Monday, April 04, 2011

Love Wins chapter 2

Chapter 2 is dealing with questions relating to heaven and what it means.  Aside from Bell's "twitter-esque" writing style, I found this chapter to be relatively enjoyable.  This is probably because I can relate to many of Bell's thoughts as it relates to heaven.  As he correctly observes, many Christians hold to the misconception that eternal life means going somewhere else.  With that, we are left with a fuzzy, spacey, cloudy, and floaty picture of what the "where" in eternal life is.

However popular this notion might be in Christian circles, this is not the Scriptural position (again, as Bell correctly observes).  Instead, eternal life for believers starts right here, right now; on earth.  Unfortunately, Bell says very little, if anything, about the gospel (1 Corinthians 15:1-4) and its connection to the kingdom.  If the kingdom of God is coming to this earth (Matthew 6:10), then we should live in accordance with this reality; not in terms of living out a so-called "social gospel," but actively proclaiming the good news of eternal life and what one's must do to enter (Matthew 7:21).

Though it may be premature for me to say at this point, I anticipate a reason for which Bell will not speak too much about the exclusive nature of the kingdom; that is, if he believes it is exclusive at all.  The next chapter is on "hell."  I'm very curious to see how Bell views this difficult subject.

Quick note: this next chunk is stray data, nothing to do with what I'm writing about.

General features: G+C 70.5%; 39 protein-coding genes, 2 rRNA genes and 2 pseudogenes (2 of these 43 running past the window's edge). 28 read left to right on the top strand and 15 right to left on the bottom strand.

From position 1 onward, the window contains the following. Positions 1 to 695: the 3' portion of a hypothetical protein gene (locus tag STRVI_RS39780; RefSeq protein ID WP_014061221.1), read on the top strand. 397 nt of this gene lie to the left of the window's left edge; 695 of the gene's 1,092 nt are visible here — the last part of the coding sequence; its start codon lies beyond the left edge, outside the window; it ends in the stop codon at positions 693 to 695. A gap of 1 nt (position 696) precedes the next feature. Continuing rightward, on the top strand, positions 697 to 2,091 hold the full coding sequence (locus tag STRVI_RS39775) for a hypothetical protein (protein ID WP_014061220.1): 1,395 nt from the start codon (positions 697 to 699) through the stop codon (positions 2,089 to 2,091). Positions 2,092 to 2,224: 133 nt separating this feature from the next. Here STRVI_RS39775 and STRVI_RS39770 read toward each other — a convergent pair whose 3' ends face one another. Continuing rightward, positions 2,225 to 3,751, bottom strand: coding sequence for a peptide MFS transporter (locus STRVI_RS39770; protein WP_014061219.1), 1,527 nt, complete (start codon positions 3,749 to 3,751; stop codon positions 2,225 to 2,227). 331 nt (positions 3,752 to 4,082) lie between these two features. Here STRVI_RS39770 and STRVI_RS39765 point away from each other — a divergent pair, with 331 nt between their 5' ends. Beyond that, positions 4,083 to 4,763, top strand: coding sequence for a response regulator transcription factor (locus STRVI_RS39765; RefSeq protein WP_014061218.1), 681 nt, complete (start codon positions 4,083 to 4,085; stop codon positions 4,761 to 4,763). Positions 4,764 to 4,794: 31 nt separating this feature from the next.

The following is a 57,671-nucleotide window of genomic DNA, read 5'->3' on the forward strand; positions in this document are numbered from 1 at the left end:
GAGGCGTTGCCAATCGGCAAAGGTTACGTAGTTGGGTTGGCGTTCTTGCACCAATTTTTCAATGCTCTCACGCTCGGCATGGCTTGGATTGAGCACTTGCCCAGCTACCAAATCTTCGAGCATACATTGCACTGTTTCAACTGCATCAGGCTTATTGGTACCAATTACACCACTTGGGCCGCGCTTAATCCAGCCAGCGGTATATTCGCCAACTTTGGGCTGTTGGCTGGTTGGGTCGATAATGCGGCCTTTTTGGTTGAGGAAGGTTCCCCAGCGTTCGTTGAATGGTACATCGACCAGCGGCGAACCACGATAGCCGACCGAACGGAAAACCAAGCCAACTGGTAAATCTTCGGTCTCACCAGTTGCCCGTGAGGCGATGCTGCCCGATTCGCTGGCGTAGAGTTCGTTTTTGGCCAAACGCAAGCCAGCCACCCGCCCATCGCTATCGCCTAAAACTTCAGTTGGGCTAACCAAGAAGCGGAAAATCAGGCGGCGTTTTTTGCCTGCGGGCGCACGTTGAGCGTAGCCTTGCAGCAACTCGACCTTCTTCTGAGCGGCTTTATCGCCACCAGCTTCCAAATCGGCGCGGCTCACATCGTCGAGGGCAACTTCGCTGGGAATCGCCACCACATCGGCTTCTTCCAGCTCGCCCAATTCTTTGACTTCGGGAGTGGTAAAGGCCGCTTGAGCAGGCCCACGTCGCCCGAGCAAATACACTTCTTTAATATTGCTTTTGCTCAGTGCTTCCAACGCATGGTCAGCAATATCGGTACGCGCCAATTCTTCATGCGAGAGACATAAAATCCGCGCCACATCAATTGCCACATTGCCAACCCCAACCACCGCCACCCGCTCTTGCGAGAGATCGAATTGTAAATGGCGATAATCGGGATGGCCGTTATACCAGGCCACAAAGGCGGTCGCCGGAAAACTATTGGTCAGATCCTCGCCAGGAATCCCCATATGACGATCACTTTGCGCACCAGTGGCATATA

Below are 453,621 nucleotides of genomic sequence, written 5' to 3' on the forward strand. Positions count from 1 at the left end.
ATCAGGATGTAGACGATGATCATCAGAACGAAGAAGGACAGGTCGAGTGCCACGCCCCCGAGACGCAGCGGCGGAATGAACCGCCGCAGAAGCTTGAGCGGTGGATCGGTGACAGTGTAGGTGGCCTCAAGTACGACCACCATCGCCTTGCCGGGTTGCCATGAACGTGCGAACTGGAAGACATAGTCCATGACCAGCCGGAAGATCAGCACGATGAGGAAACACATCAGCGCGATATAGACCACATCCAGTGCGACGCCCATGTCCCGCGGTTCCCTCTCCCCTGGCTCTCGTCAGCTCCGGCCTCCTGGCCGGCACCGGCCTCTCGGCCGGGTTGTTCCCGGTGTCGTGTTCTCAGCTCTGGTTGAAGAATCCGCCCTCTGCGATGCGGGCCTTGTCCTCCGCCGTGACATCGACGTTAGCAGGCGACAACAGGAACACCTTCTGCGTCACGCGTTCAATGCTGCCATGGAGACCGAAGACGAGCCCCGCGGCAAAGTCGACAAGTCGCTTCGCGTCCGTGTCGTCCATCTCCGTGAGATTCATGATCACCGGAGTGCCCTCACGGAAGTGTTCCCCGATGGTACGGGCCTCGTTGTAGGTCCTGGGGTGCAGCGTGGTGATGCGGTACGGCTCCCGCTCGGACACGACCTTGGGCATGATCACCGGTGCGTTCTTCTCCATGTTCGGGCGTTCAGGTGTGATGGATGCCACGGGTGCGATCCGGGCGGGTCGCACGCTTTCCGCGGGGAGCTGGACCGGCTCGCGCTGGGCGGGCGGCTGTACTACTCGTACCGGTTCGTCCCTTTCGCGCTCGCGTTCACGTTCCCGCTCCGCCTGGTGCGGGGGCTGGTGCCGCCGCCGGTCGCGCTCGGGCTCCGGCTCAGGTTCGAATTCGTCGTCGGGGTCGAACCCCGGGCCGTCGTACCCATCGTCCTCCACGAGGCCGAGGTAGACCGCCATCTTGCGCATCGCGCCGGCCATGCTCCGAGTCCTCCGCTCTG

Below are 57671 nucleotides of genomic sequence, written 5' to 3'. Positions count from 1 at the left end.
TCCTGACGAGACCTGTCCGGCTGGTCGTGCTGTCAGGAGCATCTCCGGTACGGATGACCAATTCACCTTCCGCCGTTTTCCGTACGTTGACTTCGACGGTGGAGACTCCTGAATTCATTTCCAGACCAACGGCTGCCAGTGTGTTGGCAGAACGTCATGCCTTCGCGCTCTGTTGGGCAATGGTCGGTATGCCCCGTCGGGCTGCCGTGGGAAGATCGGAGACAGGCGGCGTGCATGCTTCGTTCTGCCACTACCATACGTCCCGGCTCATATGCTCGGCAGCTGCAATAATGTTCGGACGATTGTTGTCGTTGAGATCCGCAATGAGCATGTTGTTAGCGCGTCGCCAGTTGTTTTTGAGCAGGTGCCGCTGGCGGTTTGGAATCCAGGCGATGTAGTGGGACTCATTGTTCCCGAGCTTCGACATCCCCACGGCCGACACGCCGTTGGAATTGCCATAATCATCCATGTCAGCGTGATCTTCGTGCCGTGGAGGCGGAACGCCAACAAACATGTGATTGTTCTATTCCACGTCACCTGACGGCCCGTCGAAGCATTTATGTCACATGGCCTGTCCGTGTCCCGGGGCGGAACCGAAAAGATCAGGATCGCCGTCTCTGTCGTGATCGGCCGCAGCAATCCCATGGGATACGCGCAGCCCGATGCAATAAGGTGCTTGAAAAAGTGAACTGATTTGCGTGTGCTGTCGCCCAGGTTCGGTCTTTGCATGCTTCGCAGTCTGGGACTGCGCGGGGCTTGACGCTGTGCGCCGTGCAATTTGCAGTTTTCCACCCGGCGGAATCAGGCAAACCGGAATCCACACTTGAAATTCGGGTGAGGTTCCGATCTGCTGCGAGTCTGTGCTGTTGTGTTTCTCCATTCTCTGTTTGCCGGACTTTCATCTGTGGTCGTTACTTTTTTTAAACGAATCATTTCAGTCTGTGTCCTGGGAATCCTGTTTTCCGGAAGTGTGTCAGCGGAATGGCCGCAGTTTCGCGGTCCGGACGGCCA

Christie said...

the Bible Answer Man podcast is doing a week on this. Just thought you would be interested to hear it. :)

Ron Krumpos said...

Which Afterlife?

In his new book "Love Wins" Rob Bell seems to say that loving and compassionate people, regardless of their faith, will not be condemned to eternal hell just because they do not accept Jesus Christ as their Savior.

Concepts of an afterlife vary between religions and among divisions of each faith. Here are three quotes from "the greatest achievement in life," my ebook on comparative mysticism:

(46) Few people have been so good that they have earned eternal paradise; fewer want to go to a place where they must receive punishments for their sins. Those who do believe in resurrection of their body hope that it will be not be in its final form. Few people really want to continue to be born again and live more human lives; fewer want to be reborn in a non-human form. If you are not quite certain you want to seek divine union, consider the alternatives.

(59) Mysticism is the great quest for the ultimate ground of existence, the absolute nature of being itself. True mystics transcend apparent manifestations of the theatrical production called “this life.” Theirs is not simply a search for meaning, but discovery of what is, i.e. the Real underlying the seeming realities. Their objective is not heaven, gardens, paradise, or other celestial places. It is not being where the divine lives, but to be what the divine essence is here and now.

(80) [referring to many non-mystics] Depending on their religious convictions, or personal beliefs, they may be born again to seek elusive perfection, go to a purgatory to work out their sins or, perhaps, pass on into oblivion. Lives are different; why not afterlives? Beliefs might become true.

Rob Bell asks us to reexamine the Christian Gospel. People of all faiths should look beyond the letter of their sacred scriptures to their spiritual message. As one of my mentors wrote "In God we all meet."